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Ann Intern Med ; 173(11): 870-878, 2020 12 01.
Article in English | MEDLINE | ID: covidwho-2110823


BACKGROUND: Low-dose glucocorticoids are frequently used for the management of rheumatoid arthritis (RA) and other chronic conditions, but the safety of long-term use remains uncertain. OBJECTIVE: To quantify the risk for hospitalized infection with long-term use of low-dose glucocorticoids in patients with RA receiving stable disease-modifying antirheumatic drug (DMARD) therapy. DESIGN: Retrospective cohort study. SETTING: Medicare claims data and Optum's deidentified Clinformatics Data Mart database from 2006 to 2015. PATIENTS: Adults with RA receiving a stable DMARD regimen for more than 6 months. MEASUREMENTS: Associations between glucocorticoid dose (none, ≤5 mg/d, >5 to 10 mg/d, and >10 mg/d) and hospitalized infection were evaluated using inverse probability-weighted analyses, with 1-year cumulative incidence predicted from weighted models. RESULTS: 247 297 observations were identified among 172 041 patients in Medicare and 58 279 observations among 44 118 patients in Optum. After 6 months of stable DMARD use, 47.1% of Medicare patients and 39.5% of Optum patients were receiving glucocorticoids. The 1-year cumulative incidence of hospitalized infection in Medicare patients not receiving glucocorticoids was 8.6% versus 11.0% (95% CI, 10.6% to 11.5%) for glucocorticoid dose of 5 mg or less per day, 14.4% (CI, 13.8% to 15.1%) for greater than 5 to 10 mg/d, and 17.7% (CI, 16.5% to 19.1%) for greater than 10 mg/d (all P < 0.001 vs. no glucocorticoids). The 1-year cumulative incidence of hospitalized infection in Optum patients not receiving glucocorticoids was 4.0% versus 5.2% (CI, 4.7% to 5.8%) for glucocorticoid dose of 5 mg or less per day, 8.1% (CI, 7.0% to 9.3%) for greater than 5 to 10 mg/d, and 10.6% (CI, 8.5% to 13.2%) for greater than 10 mg/d (all P < 0.001 vs. no glucocorticoids). LIMITATION: Potential for residual confounding and misclassification of glucocorticoid dose. CONCLUSION: In patients with RA receiving stable DMARD therapy, glucocorticoids were associated with a dose-dependent increase in the risk for serious infection, with small but significant risks even at doses of 5 mg or less per day. Clinicians should balance the benefits of low-dose glucocorticoids with this potential risk. PRIMARY FUNDING SOURCE: National Institute of Arthritis and Musculoskeletal and Skin Diseases.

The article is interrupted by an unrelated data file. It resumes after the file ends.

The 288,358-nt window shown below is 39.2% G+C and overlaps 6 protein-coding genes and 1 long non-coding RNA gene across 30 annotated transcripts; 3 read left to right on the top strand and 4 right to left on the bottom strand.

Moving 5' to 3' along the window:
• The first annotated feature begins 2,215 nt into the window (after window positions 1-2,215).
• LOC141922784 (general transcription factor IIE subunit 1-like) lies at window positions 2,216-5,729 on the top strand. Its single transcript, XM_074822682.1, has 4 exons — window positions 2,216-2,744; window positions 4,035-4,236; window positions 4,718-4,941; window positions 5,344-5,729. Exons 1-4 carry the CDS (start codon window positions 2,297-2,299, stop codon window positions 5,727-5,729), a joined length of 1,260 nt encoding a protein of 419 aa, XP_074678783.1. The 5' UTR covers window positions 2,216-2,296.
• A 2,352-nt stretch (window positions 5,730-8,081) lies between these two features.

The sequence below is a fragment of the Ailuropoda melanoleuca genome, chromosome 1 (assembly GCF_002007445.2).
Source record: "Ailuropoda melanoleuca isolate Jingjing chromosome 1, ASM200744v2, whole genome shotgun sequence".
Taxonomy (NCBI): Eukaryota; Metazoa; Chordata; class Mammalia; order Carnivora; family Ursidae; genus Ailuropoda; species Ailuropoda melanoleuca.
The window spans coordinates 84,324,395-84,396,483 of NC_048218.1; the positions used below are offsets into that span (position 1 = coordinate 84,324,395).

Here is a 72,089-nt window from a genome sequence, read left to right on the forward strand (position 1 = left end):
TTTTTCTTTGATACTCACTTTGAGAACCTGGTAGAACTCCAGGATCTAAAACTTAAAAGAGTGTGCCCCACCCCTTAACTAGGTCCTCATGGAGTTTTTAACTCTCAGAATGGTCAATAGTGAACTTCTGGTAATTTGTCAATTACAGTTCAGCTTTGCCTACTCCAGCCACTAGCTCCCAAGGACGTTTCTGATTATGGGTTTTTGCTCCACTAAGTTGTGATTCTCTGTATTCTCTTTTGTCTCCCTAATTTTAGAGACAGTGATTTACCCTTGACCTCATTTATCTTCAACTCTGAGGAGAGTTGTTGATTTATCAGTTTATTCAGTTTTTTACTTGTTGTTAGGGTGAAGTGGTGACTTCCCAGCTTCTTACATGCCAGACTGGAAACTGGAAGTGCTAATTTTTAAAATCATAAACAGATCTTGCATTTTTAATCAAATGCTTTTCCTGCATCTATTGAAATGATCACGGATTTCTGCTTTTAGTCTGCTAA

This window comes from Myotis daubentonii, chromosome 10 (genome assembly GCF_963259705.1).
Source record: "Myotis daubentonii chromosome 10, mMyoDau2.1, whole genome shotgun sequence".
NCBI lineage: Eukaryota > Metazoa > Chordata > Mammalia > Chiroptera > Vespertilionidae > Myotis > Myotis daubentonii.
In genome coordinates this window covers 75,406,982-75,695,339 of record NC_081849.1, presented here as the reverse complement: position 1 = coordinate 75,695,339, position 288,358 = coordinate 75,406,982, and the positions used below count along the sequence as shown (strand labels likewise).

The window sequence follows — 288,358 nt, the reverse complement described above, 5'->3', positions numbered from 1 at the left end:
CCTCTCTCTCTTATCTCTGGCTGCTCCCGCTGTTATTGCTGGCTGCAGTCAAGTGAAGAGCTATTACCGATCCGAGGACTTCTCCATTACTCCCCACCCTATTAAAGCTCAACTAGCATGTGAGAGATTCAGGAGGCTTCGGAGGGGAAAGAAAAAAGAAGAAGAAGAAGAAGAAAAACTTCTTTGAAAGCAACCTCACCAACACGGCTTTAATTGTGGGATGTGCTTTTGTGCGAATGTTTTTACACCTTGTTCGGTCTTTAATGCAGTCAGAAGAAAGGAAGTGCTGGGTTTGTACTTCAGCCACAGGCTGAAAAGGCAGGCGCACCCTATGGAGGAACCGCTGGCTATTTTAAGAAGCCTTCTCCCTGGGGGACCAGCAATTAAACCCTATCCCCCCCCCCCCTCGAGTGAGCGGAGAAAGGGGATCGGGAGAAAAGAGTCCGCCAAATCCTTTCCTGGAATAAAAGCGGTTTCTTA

Antirheumatic Agents/adverse effects , Arthritis, Rheumatoid/drug therapy , Glucocorticoids/adverse effects , Infections/chemically induced , Aged , Antirheumatic Agents/administration & dosage , Antirheumatic Agents/therapeutic use , Female , Glucocorticoids/administration & dosage , Glucocorticoids/therapeutic use , Hospitalization/statistics & numerical data , Humans , Male , Retrospective Studies , Risk Factors
Hematology Am Soc Hematol Educ Program ; 2020(1): 319-327, 2020 12 04.
Article in English | MEDLINE | ID: covidwho-1043090


Corticosteroids constitute a first-line therapy for adults and children suffering from nonmalignant immune-mediated hematologic diseases. However, high disease relapse rates during the tapering period or upon drug discontinuation result in long-term corticosteroid use that increases the risk of infection. This same concept applies to other immunosuppressive agents, such as antimetabolites, calcineurin inhibitors, and cyclophosphamide. Corticosteroids are associated with a length-of-treatment and dose-dependent risk for infection. Screening and antimicrobial prophylaxis against tuberculosis, hepatitis B, Strongyloides stercoralis, and Pneumocystis jirovecii pneumonia (PJP) might be indicated in patients who are scheduled to be on high-dose corticosteroids for >4 weeks (>30 mg of prednisone-equivalent dose [PEQ]) or in patients chronically treated (≥8 weeks of continuous or intermittent corticosteroid use) with moderate doses (≥15 to <30 mg PEQ). Antimetabolites (azathioprine, mycophenolate) increase the risk of progressive multifocal leukoencephalopathy (PML); however, other opportunistic infections and viral reactivation have also been reported. In case of new onset of neurological symptoms, PML needs to be considered, and an urgent neurology consultation should be obtained. Cyclophosphamide-induced myelosuppression can lead to serious infections related to neutropenia. PJP prophylaxis should be considered with combination therapy of cyclophosphamide and corticosteroids until a PEQ dose ≤ 5 mg/d is reached. Data on infectious risk when cyclosporine is used in patients with nonmalignant hematologic diseases are lacking. Discontinuation of any immunosuppressive agent during an episode of infection is recommended. In all patients, adherence to an age-based immunization schedule is appropriate.

Adrenal Cortex Hormones/adverse effects , Antimetabolites/adverse effects , Cyclophosphamide/adverse effects , Cyclosporine/adverse effects , Immunosuppressive Agents/adverse effects , Infections/chemically induced , Adrenal Cortex Hormones/therapeutic use , Aged , Antimetabolites/therapeutic use , Cyclophosphamide/therapeutic use , Cyclosporine/therapeutic use , Female , Hematologic Diseases/drug therapy , Herpes Zoster/chemically induced , Herpes Zoster/prevention & control , Humans , Immunosuppressive Agents/therapeutic use , Infection Control , Pneumonia, Pneumocystis/chemically induced , Pneumonia, Pneumocystis/prevention & control , Strongyloidiasis/chemically induced , Strongyloidiasis/prevention & control